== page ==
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Knights fight drinking dangers

Risa Johnson

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Attendees to enjoy the food provided by the Knights of the Knight on Thursday at Sylvester’s Cafe by the Creek.  Photo credit: Chris Ng

More Chico State students are standing up and saying enough is enough when it comes to alcohol-related deaths in the community.

The Knights of the Night, a group of about 30 students in professor Gina Tigri’s leadership class, are promoting a safe drinking culture at Chico State. Their weapon of choice? Social media.

The group held a launch party for their mobile application Thursday at Selvester’s Cafe-by-the-Creek  offering raffle prizes, free food, tear-jerking speeches and pictures shared by former Chico State student Brandon Fisher and his mother, Juline Hobbs.

Last December, Fisher went into a coma after being hit by a drunk driver while walking across the street.

At the launch event, Hobbs shared the video of the accident, caught by the nearby Valero gas station’s security footage.

Fisher is on the road to recovery, but he still is suffering from traumatic brain injuries.

That night, Fisher was walking home alone intoxicated and his cellphone was dead, Hobbs said. His parents didn’t get the call about his admittance to the hospital until three hours after the accident.

Fisher didn’t think he was going to be able to stay alive for three hours until his parents could get to the hospital, Hobbs said.

Hobbs is grateful that a group of students, Knights of the Night, has taken on the responsibility of looking out for one another. Hobbs said Brandon, will be returning to Chico State in January to finish his classes and receive his college diploma.

The student group is taking a proactive, rather than preventative, approach to the drinking culture problem that exists in Chico.

“We recognize that people on college campuses are going to drink,” said Mark Rossiter, a senior communications major. “However, we’re trying to promote safe habits while drinking.”

Rossiter is the marketing director for Knights of the Night, and has been promoting the group through tabling, working on social media applications, getting sponsors and selling shirts, he said.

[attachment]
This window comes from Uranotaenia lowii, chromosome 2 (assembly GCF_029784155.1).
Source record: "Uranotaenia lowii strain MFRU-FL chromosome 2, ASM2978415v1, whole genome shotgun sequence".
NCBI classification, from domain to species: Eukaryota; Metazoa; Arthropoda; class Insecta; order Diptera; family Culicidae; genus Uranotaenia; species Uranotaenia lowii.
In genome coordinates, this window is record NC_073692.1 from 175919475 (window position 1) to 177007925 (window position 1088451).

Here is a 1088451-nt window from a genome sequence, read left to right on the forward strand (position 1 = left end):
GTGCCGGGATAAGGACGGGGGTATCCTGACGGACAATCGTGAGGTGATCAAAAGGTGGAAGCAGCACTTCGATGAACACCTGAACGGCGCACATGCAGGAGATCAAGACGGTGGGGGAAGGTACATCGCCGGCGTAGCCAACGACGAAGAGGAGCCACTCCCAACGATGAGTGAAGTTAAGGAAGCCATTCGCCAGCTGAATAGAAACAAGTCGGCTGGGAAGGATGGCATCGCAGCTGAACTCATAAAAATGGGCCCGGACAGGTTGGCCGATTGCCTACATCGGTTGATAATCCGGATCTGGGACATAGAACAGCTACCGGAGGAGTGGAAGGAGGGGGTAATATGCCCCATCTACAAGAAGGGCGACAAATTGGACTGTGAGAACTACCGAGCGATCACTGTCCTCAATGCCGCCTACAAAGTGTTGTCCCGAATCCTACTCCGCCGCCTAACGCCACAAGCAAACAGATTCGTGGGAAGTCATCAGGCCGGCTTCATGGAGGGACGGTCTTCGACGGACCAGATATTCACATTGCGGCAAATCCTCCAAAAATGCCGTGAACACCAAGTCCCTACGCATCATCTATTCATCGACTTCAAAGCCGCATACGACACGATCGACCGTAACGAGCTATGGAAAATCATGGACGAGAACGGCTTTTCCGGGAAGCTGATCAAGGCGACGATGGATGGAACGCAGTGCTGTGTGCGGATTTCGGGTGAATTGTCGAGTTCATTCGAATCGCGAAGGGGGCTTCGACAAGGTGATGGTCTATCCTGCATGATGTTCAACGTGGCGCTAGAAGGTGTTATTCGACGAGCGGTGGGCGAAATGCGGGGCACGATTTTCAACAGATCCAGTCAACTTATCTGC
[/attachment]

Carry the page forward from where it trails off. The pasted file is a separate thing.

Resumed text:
“It started as a class project, but now it is more than that,” Rossiter said. “We can actually affect our peers.”

The app has a list of taxi cab services, along with a Google map that helps students orient themselves at night. It also has a link to the group’s Facebook page, where they hope to build a network of students and community members who are interested in preventing alcohol-related injuries.

The group is trying to point Chico’s culture in a positive direction, said Stephen Graydon, a senior organizational communications major and project manager for the group.

“The culture in Chico is choking itself,” Graydon said. “The elephant’s in the room and no one knows how to train it.”

Up to 1,000 students can currently download the app for free, and Graydon hopes 5,000 students will download the app. This would be the “tipping point,” he said.

“We’re learning about what actually creates change, like using marketing tools to make something go viral,” he said.

The app is an important resource because it is very functional, said David Kingsbury, a senior organizational communication major.

Kingsbury was in charge of developing the app.

“You’re having a rough night and need to get home safe,” Kingsbury said. “What’s going to be more helpful than an app on your phone?”

The project was submitted to a competition called 4Emily, which challenges students to use social media to solve the problem of college-aged alcohol-related deaths, Crane said. The top prize is $2,500.

4Emily was created by a father after his 19-year-old daughter died in an alcohol-related car crash.

The group would like to see the project live on after their class ends in the fall.

Graydon is writing a proposal for the university to take over the project after the semester.

 

Risa Johnson can be reached at [email protected] or @risapisa on Twitter.

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Knights fight drinking dangers